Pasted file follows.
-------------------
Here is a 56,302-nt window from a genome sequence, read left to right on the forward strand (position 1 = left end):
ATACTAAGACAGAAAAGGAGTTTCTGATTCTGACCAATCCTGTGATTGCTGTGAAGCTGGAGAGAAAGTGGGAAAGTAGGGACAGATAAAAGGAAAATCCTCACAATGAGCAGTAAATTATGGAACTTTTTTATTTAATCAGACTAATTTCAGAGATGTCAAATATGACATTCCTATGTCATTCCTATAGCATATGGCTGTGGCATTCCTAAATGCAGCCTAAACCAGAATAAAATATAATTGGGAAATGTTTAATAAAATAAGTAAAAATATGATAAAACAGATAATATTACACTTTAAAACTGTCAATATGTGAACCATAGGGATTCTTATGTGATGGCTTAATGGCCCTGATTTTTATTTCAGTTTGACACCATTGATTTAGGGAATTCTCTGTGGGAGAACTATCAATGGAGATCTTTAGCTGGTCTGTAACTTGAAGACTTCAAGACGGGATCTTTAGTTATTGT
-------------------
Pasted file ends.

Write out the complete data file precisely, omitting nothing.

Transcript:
Here is a 56,302-nt window from a genome sequence, read left to right on the forward strand (position 1 = left end):
ATACTAAGACAGAAAAGGAGTTTCTGATTCTGACCAATCCTGTGATTGCTGTGAAGCTGGAGAGAAAGTGGGAAAGTAGGGACAGATAAAAGGAAAATCCTCACAATGAGCAGTAAATTATGGAACTTTTTTATTTAATCAGACTAATTTCAGAGATGTCAAATATGACATTCCTATGTCATTCCTATAGCATATGGCTGTGGCATTCCTAAATGCAGCCTAAACCAGAATAAAATATAATTGGGAAATGTTTAATAAAATAAGTAAAAATATGATAAAACAGATAATATTACACTTTAAAACTGTCAATATGTGAACCATAGGGATTCTTATGTGATGGCTTAATGGCCCTGATTTTTATTTCAGTTTGACACCATTGATTTAGGGAATTCTCTGTGGGAGAACTATCAATGGAGATCTTTAGCTGGTCTGTAACTTGAAGACTTCAAGACGGGATCTTTAGTTATTGT